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Big Questions for Money Moments

Your diversification moment has arrived. Do you helicopter drop your cash into a risk-oriented, diversified investment portfolio, or do you take your time?


On one hand, the stock market goes up more often than it goes down. Stock returns are also usually higher than bond returns. Thus, on average, a helicopter drop into a risk/stock-oriented, diversified investment portfolio will outperform a phased implementation into that same portfolio over time. On the other hand, forecasting short-term returns for stocks is a loser’s game and a big loss via a stock market correction can be psychologically devastating, especially for investors with newfound wealth and little experience managing it. A bad experience on the front end can therefore jeopardize long-term success. When it comes to managing wealth, the long game is the game that matters. While not always, we typically recommend taking a breath and easing new cash into the market over a period of one to two years. This process entails implementing a portfolio at a stock allocation (including residual company stock, if any) that is below the long-term target, and purchasing more stocks over scheduled tranches until the long-term allocation is reached. Again, on average, this is a losing strategy! Probabilistically, you can’t buy stocks soon enough. On balance, however, a phased implementation is often a very sensible approach for several reasons:

  • Investing is a marathon, not a sprint; and protecting yourself against a poor experience on the front end may be a prudent path forward.
  • The U.S. stock market, in particular, is rather expensive from a valuation perspective.
  • A phased implementation provides flexibility to accelerate stock purchases in a declining market or slow stock purchases in a rising market.

Another area of focus on the front end is bucketing assets into categories and aligning investment strategies with each bucket. For example, many clients who come into a large sum of liquid wealth want to acquire or upgrade a home. If the timing of that significant expenditure is short-term, a more conservative investment allocation for that bucket (as compared to, say, a “nest egg” bucket) is likely warranted to reduce loss exposure. In other words, it makes sense to accept lower expected returns for these assets because downside protection is more important than growth potential. Bucketing assets in accordance with defined objectives, coupled with forming investment strategies tailored to your time horizon, are key building blocks to successfully managing wealth through time.

Cerity Partners LLC (“Cerity Partners”) is a registered investment adviser with offices in California, Colorado, Florida, Illinois, Ohio, Michigan, New York, Massachusetts, and Texas. Registration of an Investment Advisor does not imply any level of skill or training. This commentary is limited to general information, and should not be construed as personal investment advice. There is no guarantee that the views and opinions expressed in this piece will come to pass. The information is deemed reliable as of the date of this commentary, but is not guaranteed, and subject to change without notice. It should not be considered as an offer to sell or a solicitation of an offer to buy any security.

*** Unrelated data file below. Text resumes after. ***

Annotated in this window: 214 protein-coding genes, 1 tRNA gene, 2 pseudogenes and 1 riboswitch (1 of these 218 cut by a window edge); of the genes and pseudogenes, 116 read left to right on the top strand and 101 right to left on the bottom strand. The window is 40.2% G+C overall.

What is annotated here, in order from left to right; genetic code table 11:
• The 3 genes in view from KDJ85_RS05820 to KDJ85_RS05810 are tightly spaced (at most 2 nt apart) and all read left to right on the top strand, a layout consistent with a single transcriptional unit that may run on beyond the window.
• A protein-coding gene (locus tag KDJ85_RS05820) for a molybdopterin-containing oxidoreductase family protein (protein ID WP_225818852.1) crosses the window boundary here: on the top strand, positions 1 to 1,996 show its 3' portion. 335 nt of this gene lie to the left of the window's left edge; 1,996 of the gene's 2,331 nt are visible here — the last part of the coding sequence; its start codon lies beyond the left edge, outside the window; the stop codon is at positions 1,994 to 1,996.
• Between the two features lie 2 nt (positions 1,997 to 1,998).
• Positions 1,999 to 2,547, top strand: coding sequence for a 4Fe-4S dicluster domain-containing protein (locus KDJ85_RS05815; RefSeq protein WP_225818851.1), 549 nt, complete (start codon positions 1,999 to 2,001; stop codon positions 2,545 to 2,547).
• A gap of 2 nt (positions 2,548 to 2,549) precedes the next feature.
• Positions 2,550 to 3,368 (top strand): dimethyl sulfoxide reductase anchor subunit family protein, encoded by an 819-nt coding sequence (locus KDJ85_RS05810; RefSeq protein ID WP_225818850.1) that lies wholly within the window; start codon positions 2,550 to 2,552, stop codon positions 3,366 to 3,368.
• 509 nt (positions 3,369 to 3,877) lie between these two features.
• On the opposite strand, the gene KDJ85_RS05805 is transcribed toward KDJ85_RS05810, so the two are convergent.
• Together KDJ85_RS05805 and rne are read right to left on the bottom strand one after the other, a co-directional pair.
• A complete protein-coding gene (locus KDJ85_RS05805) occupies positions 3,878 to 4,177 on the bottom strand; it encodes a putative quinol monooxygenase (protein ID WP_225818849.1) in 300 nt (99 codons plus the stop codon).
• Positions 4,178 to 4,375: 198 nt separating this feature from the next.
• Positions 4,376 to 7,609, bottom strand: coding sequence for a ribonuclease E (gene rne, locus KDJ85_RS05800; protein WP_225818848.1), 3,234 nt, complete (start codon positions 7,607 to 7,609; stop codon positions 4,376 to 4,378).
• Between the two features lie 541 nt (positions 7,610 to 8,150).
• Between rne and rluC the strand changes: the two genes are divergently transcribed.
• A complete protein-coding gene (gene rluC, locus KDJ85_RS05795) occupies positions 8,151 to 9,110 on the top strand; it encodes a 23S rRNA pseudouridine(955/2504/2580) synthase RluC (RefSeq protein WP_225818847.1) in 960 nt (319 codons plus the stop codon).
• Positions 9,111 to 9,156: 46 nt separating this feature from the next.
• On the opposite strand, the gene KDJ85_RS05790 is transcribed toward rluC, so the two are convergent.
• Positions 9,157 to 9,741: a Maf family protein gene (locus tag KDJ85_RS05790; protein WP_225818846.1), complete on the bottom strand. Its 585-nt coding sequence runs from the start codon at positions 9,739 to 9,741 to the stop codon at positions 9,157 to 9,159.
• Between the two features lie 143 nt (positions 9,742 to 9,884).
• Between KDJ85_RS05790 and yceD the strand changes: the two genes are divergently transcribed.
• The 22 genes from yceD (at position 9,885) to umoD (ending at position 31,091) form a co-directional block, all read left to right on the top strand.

Meet the Author

Aaron Waxman


Aaron is a Partner based in the San Francisco office. He provides comprehensive investment and planning advice to individuals. While Aaron works with a wide array of clients, he has expertise in working with multigenerational families, business executives, and entrepreneurs with above average income and estate tax planning needs.

Before joining Cerity Partners, Aaron was a Principal at B|O|S and served on the firm’s Board of Managers, strategizing firm-wide initiatives and making critical decisions on the day-to-day functioning of the firm. Prior to B|O|S, he worked for PricewaterhouseCoopers LLP as a Manager in the Private Client Services Group.

Aaron placed on the Forbes “Best-In-State Wealth Advisors” list for the San Francisco region in 2019, 2020, and 2021. In 2019 he also ranked on Forbes “Top Next-Gen Best-in-State Wealth Advisors” list for California and on its “Top Next-Gen Wealth Advisors” list. Additionally, in 2017, Aaron was the recipient of a “40 Under 40 Award” by the San Francisco Business Times.

Aaron earned his Bachelor of Science in Finance from Santa Clara University. He holds both the Certified Financial Planner (CFP®) and Certified Public Accountant (CPA) designations as well as a Series 65 license. Aaron is a member of the Stern Grove Festival Association Board of Directors. He previously served on the Board of Directors for the Headlands Center for the Arts, Step One School, and Blind Babies Foundation.

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